A section drawing would go a long way toward explaining Wood’s vaulting system, which may have been either masonry or wood trussed. But those kinds of drawings are far less interesting to lay people and are not often published — except in this case to give us a sense of his scale: Just how intimidating would the interior have been? The section would also reveal Wood’s buttressing system, which would probably have been internal and of a very different sort than the usual French Gothic stuff (a la Notre Dame in Paris). Here (and in a few other churches that were constructed) he seems to have preferred the relatively uncommon internal buttress of lesser-known cathedrals like Albi.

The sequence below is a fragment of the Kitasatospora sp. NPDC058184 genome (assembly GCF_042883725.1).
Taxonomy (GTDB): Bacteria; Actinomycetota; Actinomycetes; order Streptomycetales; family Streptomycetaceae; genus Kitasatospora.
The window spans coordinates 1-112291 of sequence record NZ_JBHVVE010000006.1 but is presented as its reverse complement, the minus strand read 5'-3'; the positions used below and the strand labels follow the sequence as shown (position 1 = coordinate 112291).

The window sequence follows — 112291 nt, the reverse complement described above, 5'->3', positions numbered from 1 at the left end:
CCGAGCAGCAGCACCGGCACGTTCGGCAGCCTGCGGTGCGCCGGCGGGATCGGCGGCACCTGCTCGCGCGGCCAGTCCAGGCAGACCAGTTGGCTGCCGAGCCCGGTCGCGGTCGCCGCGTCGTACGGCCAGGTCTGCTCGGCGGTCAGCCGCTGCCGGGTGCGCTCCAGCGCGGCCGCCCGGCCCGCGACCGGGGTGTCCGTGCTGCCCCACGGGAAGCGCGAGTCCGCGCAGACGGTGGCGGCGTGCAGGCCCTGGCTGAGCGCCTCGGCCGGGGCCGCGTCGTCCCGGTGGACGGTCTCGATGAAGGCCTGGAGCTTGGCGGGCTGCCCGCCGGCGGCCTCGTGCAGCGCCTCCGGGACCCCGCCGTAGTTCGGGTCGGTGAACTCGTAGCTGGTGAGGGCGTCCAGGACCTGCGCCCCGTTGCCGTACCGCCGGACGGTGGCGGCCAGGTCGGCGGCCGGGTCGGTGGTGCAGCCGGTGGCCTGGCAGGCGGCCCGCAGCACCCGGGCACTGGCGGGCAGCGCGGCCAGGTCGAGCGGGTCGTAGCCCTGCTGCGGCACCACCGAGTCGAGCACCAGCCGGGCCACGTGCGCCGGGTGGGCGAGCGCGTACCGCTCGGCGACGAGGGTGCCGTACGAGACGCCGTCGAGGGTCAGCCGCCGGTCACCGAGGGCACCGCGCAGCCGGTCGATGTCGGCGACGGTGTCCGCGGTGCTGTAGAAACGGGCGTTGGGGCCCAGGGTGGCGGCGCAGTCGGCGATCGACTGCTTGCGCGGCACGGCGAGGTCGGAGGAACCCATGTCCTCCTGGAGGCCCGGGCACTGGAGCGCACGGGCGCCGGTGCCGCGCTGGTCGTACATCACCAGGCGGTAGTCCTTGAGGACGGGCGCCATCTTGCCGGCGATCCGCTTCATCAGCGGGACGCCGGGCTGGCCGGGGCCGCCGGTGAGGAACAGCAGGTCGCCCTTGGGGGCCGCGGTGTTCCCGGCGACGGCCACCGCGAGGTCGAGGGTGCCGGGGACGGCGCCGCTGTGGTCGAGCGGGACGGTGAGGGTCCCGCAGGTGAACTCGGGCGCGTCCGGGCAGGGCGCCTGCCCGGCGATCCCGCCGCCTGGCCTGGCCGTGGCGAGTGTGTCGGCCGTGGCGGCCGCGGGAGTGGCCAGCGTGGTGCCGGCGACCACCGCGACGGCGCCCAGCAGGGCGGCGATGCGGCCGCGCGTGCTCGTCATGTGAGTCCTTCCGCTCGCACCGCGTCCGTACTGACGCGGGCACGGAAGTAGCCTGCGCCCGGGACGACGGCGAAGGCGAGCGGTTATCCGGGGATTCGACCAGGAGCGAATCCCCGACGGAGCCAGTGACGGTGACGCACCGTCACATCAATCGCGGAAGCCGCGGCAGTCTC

Any discussions of the building committee — their back and forth about the relative merits of each competitor — are unlikely to have survived in manuscript. The Potter & Robertson solution was undoubtedly cheaper; indeed Wood’s seating is so compact that his design may not have met the competition guidelines. I’ve done a rough calculation of the two rectangles that represent the pews and they are clearly under-sized. Also there is no indication of balconies above the side aisles, which themselves would have required more circulation than seating and have been of little help.